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We talk to the Property Brothers


“Education is key for an enjoyable reno” - Drew & Jonathan Scott, Property Brothers

Described on the W Network’s program page as “real estate’s dynamic duo,” Canadian twin brothers, Drew and Jonathan Scott, are now go-to names in home renovation and real estate. Property Brothers sees Drew, a real estate agent, and Jonathan, a licensed contractor, transform fixture-upper homes into a homeowners’ dream. They recently announced a two-year partnership with Scotiabank to provide Canadian homeowner’s with home renovation advice and have invested in real estate for over 15 years, who better to chat to about home renovations?

What’s been your biggest renovation challenge?

One of the more challenging, and most rewarding renos, we’ve done was a kosher kitchen. It was a huge task to accommodate completely separate work areas and appliances for dairy and meat products, especially when we had to fit all of this into the small kitchen footprint without the space feeling cramped. It was great to be able to give this family what they need in order to carry out their daily lives comfortably and enjoyably. That’s the beauty of fixer-uppers – you can turn it into a dream home that is tailored to what you need. 

Another big challenge during renovations is when homeowners have babies or young children. Living through a renovation site can be quite stressful and with children around, you must take extra safety and health precautions.

Do you find that people have realistic visions?

You would think with the plethora of resources available, from television shows and magazines to retail locations and online, homeowners would have vision, but that just isn't the case. However, this is ok since us professionals are here to help. We have vision from years of working with homes.  We do often find that homeowner's expectations are a little over ambitious. While it’s important to have vision, homeowners need to learn to focus their renovation goals, prioritize their needs and allocate their budgets accordingly. 

What are your tips on hiring a pro?

When hiring a pro, start with reputable organizations like the Better Business Bureau to ensure that the professional is in good standing. As you would with any major purchase, don’t settle on the first person you find, nor the cheapest hire. Compare a few different options and have them prepare quotes for you — quotes are free. Remember that you are hiring them, so be sure you get to know their work. Take the time to visit their other job sites so you can see the quality of their work first-hand. Once you’ve decided on the right person, get everything in writing! This should lay out all the details of the scope of the project, including pricing, design, warranties, timelines, etc. This may avoid a lot of hassle and miscommunication down the road.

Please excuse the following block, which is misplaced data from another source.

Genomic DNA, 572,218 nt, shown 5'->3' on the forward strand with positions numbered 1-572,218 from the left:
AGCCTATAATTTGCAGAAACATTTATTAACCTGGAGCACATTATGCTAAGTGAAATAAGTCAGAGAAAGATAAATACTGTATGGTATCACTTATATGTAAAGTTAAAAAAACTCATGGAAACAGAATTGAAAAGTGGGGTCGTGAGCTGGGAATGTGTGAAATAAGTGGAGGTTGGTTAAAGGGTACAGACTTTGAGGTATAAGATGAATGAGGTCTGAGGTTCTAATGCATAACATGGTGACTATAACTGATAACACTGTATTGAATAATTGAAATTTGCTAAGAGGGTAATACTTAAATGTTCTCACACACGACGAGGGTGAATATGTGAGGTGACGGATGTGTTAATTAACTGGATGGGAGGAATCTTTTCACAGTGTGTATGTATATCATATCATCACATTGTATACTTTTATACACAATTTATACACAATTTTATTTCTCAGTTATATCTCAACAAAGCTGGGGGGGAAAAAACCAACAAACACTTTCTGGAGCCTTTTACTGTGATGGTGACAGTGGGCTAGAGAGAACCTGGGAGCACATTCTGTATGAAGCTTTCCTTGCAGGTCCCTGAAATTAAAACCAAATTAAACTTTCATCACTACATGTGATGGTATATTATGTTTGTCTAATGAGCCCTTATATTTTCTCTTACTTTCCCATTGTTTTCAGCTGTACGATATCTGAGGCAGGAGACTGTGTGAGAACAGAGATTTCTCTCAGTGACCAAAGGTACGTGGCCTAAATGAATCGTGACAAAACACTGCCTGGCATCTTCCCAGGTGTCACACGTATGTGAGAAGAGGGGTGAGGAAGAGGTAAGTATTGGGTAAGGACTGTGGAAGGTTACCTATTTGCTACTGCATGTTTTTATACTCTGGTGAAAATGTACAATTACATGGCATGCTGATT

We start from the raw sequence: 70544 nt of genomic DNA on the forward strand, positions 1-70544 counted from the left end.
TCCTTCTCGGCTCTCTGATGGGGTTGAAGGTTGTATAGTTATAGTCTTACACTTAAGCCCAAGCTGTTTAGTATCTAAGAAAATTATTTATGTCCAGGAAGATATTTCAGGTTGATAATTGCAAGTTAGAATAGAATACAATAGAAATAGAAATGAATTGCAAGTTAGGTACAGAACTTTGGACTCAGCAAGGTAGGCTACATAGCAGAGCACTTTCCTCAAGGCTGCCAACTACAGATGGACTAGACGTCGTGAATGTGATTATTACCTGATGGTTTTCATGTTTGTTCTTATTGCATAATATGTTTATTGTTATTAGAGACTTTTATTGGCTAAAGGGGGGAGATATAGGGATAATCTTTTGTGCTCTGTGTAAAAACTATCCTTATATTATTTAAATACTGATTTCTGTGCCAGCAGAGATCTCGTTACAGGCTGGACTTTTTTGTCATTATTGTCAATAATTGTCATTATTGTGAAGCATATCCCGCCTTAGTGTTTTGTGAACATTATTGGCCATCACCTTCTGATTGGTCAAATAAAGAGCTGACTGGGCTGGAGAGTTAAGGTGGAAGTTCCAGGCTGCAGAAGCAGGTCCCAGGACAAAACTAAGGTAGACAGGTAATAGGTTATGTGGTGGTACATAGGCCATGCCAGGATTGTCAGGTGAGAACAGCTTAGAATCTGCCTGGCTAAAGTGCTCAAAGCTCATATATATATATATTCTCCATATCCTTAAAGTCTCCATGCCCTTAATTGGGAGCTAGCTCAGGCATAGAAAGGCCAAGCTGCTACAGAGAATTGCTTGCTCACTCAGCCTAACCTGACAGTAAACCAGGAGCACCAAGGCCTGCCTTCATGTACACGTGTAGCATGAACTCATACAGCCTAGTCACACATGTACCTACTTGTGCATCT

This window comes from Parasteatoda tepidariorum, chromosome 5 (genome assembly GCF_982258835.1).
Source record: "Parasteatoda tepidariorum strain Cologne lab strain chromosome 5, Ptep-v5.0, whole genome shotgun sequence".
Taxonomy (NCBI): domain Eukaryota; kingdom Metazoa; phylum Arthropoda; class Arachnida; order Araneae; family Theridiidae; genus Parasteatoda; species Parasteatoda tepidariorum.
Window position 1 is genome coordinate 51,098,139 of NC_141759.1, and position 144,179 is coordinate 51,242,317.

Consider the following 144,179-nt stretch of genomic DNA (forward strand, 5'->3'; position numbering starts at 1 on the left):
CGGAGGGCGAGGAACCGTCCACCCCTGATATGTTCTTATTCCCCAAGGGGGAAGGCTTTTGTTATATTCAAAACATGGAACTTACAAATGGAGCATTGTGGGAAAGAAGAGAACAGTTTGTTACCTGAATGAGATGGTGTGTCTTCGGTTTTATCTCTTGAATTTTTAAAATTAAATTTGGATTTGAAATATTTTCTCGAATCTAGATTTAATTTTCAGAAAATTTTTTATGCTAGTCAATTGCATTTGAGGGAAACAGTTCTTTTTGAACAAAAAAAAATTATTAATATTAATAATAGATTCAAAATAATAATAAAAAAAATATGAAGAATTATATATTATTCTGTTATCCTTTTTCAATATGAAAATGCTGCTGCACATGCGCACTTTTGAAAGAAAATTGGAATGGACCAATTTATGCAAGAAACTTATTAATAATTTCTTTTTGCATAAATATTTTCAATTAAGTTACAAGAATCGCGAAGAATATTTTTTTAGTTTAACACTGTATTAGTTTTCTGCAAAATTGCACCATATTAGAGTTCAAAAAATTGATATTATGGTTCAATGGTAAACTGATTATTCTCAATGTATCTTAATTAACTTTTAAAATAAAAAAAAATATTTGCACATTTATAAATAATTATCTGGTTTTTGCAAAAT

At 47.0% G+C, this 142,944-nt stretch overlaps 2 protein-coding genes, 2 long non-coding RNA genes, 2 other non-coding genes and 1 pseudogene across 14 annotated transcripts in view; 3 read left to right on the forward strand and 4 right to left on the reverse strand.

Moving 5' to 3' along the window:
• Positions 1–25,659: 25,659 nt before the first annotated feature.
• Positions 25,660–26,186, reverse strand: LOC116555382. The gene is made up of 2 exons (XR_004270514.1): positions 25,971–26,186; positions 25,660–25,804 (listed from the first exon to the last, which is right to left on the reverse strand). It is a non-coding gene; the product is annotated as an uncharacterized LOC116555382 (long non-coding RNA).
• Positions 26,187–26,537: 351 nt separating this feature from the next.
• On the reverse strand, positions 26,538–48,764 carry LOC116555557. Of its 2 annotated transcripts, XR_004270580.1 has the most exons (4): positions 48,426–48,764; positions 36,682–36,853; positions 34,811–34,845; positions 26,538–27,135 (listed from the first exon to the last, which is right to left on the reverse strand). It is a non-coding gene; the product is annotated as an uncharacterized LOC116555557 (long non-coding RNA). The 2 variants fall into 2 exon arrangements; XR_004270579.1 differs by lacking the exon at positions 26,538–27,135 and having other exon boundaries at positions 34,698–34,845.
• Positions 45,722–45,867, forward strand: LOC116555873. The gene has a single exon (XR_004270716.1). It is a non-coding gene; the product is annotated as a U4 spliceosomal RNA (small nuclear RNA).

Remember that hiring professionals to do the job doesn’t mean that your work stops there – it’s important that you do your due diligence in anything involving one of the biggest investments in your life. So be resourceful, educate yourself and don’t be afraid to ask questions! 

The Scotiabank Home Renovations Poll states that nearly half the people spoken to will do nearly half the work themselves. Is this a good idea? What should people be weary of?

It’s great to see that people are willing to do the work themselves, but we always emphasize the importance of recognizing your own capabilities and limitations. Understand that certain jobs require, by law, to be done by licensed professionals and be aware of all necessary permits before beginning any job. If you’re doing the work yourself to save money, consider the quality of the finished work. For example, if you plan on selling your house and your work is not of utmost quality, you may in fact be doing yourself a disservice as potential homebuyers will recognize that this was a DIY job gone wrong. This will put further doubt in their mind as to what other aspects of your home that they can't see are not up to standards and can in turn, result in them asking for a lower price for your home or simply moving on to the next open house.  

We see you take a home that is, some may say, run-down and turn it in to the owners’ dream property. How much on average does the homes’ value go up?

It's hard to say an average value increase since there are so many factors affecting price point. Location, size of rooms, products used, type of room, etc. we have done a $70k reno on a $300k home increasing the market value to $430k. We've also done a $180k reno on a $600k home increasing its market value to $1.2 million. What we can say is that before even starting a renovation, we always consider the market cap for improvements within that community, we spend the money where it counts and always find ways to stretch every dollar. Education is key for an enjoyable reno. 

 By Sarah Hoy

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